This is a common question I hear parents asking one another at Christmas time. The question comes from different perspectives and experiences that people have had with the story, tradition, and character of that jolly man, Santa.
We’ve all heard stories of the proverbial thirteen year-old kid (or older) who finds out from their friends that Santa is not real and then cries for days both because there really is no Santa Claus and because they felt lied to all those years.
We also know the stories of the “magic” of Christmas that children feel and the joy of watching them believe in a generous and mysterious character that comes down their chimney and leaves gifts and takes cookies.
Here are three primary responses to the question that I’ve seen/heard. There, of course, is a spectrum in between these three major categories. Perhaps you fall into one of them. I would love to hear where you might be on this scale and why…..
- YES: Of course there’s a Santa Claus (wink)! These are the parents who play the game and are all in. They make sure the narrative of Santa lives on in the imaginative minds of their children. Many of these parents try to prolong the magic of Christmas as far as they can into the childhoods of their kids. To these parents, Santa is a good person who does good and is a good example to everyone in that he generously gives gifts at Christmas time. The presents under the tree are undeniably from Santa Claus. These parents may never reveal to their kids that Santa is imaginary and simply let their children figure things out as they age. The extremist parents of this view still believe in Santa themselves 🙂
- KINDA: We’re not big about Santa Claus, but he’s unavoidable, so we’re not against him either. These are the parents who try to take the middle ground of wanting their kids to enjoy the Santa narrative of Christmas while at the same time not wanting to “lie” to their children. The presents under the tree may or may not be from Santa Claus, and the parents do not go to great lengths to keep the fictionality of Santa from their children. Some parents might try to “redeem” the story of the historical figure Saint Nicholas and tie that into the Biblical meaning of Christmas.
- NO: We don’t ‘do’ Santa Claus. This imaginary character distorts the message of Christmas. These are the parents who have either a theological conviction against the glorification of this ever-evolving fictional character or a moral conviction against what they consider to be lying to their children (or both). ALL the presents under the tree are from actual people (like from Mommy to daughter or Uncle Joe to Sally). The extreme side of this view avoids all depictions of and interactions with Santa Claus in an effort to focus on the Biblical story of Christmas and the person of Jesus Christ.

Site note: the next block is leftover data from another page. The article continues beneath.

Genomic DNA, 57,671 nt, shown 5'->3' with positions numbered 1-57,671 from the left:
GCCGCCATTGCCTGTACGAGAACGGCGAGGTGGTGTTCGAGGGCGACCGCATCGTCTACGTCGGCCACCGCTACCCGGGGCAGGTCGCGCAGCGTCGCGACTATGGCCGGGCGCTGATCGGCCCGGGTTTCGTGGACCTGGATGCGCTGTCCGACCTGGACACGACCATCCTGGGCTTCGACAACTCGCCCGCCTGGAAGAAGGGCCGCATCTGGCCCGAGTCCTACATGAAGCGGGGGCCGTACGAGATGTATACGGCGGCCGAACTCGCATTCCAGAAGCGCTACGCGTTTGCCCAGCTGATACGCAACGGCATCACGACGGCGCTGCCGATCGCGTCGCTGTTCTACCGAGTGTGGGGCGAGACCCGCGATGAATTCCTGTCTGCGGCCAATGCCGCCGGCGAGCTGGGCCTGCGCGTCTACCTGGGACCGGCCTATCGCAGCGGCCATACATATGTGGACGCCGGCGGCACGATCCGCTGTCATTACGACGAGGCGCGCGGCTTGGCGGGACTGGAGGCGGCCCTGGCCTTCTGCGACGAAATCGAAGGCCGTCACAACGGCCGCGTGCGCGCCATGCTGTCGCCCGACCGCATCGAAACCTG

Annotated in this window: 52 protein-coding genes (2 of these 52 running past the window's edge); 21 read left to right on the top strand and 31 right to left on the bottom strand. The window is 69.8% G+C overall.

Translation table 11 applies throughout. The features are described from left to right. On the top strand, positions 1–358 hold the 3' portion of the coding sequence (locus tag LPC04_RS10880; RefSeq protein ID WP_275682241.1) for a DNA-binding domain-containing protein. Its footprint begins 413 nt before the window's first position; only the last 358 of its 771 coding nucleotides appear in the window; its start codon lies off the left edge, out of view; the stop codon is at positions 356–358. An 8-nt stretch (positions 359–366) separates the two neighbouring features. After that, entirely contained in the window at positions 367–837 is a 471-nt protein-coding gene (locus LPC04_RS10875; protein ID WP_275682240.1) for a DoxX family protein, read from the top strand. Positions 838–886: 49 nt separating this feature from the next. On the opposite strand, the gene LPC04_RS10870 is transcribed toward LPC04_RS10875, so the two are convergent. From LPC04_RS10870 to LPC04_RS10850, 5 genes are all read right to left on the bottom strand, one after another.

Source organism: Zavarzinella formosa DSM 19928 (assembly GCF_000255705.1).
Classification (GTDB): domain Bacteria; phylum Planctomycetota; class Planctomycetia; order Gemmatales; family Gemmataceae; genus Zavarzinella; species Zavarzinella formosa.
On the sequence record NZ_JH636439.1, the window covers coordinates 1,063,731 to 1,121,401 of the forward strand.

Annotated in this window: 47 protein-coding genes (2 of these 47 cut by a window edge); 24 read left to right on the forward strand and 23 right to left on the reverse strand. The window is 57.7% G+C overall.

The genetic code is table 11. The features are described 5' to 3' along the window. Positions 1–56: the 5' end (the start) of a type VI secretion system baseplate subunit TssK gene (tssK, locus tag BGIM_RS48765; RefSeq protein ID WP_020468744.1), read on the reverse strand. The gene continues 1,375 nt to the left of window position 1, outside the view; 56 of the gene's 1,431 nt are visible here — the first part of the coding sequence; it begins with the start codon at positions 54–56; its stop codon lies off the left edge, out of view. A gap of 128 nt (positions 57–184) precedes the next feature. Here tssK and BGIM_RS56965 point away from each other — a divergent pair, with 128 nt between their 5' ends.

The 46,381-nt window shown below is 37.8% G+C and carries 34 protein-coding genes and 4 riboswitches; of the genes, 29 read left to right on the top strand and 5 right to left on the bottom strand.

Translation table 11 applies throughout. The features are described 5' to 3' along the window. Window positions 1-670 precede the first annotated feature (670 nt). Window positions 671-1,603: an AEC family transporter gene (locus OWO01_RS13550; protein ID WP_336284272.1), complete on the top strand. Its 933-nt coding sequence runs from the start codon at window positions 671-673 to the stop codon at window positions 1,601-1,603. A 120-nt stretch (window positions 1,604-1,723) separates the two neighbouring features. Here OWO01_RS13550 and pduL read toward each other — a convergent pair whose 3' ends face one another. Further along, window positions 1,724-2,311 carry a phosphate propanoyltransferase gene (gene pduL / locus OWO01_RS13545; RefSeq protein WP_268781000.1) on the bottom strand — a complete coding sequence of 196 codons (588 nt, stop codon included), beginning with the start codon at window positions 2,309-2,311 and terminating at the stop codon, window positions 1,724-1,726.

The interesting thing about these three views (and all the others in between) is that we all share the public sphere together, and the question comes up as to how to approach the topic of Santa in public regardless of one’s personal position. If you are a part of position three, should you proactively “ruin” the story for others when given the chance? If you adhere to position one, should you (like Will Farrell’s Elf character) be actively proselytizing others to believe in Santa Claus?
So how do you respond when someone says, “Do you ‘do’ Santa Claus?” What do you explain to your children and at what ages? What are your reasons for doing so?
If you’re curious as to where Sarah and I fall on this spectrum, you can find some clues to our answer in a previous post I made about Santa Claus here. But I am more interested in all the other different perspectives out there. So feel free to share.
Yesterday, I taught on the wise men from the Christmas story in Matthew 2. I always love teaching on this part of the Christmas story because there is so much more in the text than we usually learn from a simple nativity scene.
Here are three things that might help as you assemble your lesson if you’re teaching this story…..
First of all, the wise men probably arrived in Bethlehem sometime between when Jesus was two months old and two years old. The text says that they came from the East (probably anywhere from Iraq to India) after the baby was born, first to Jerusalem, then to Bethlehem (Matthew 2:1). The travel time alone is at least two months. So the idea that they came at the same time as the angels and the shepherds (like most nativity scenes show) is a faulty amalgamation of the Matthew narrative and the Luke narrative with no regard to the historical timeline. Jesus was probably two years or younger at this time because Herod wanted to kill all baby boys two and under when he found out he had been outwitted by the wise men, who never reported back to Herod about the whereabouts of the child (Matthew 2:16).
Secondly, we don’t know how many wise men there were. The text simply says that there were wise men from the East (Matthew 2:1). So there could have been two or five hundred (or thousands). We get the number three from the number of gifts they brought – gold, frankincense, and myrrh.
Thirdly, I love showing the kids some modern day examples of gold, frankincense, and myrrh. These were practical baby shower gifts. The gold was simply money that they could use for travel, lodging, baby needs, etc. The frankincense was a type of incense one could burn as an act of worship/offering at the temple – something Mary and Joseph would certainly want to do upon the birth of their new baby. And the myrrh was a healing aloe – perfect for baby rashes, cuts, and bruises.
So as modern day examples, I show the kids some gold colored coins (the US presidential dollar coins are perfect for this), candles for the frankincense, and aloe/lotion for the myrrh. Then I juggle all three things (naturally). After all, Mary and Joseph did have a lot to juggle as new parents 🙂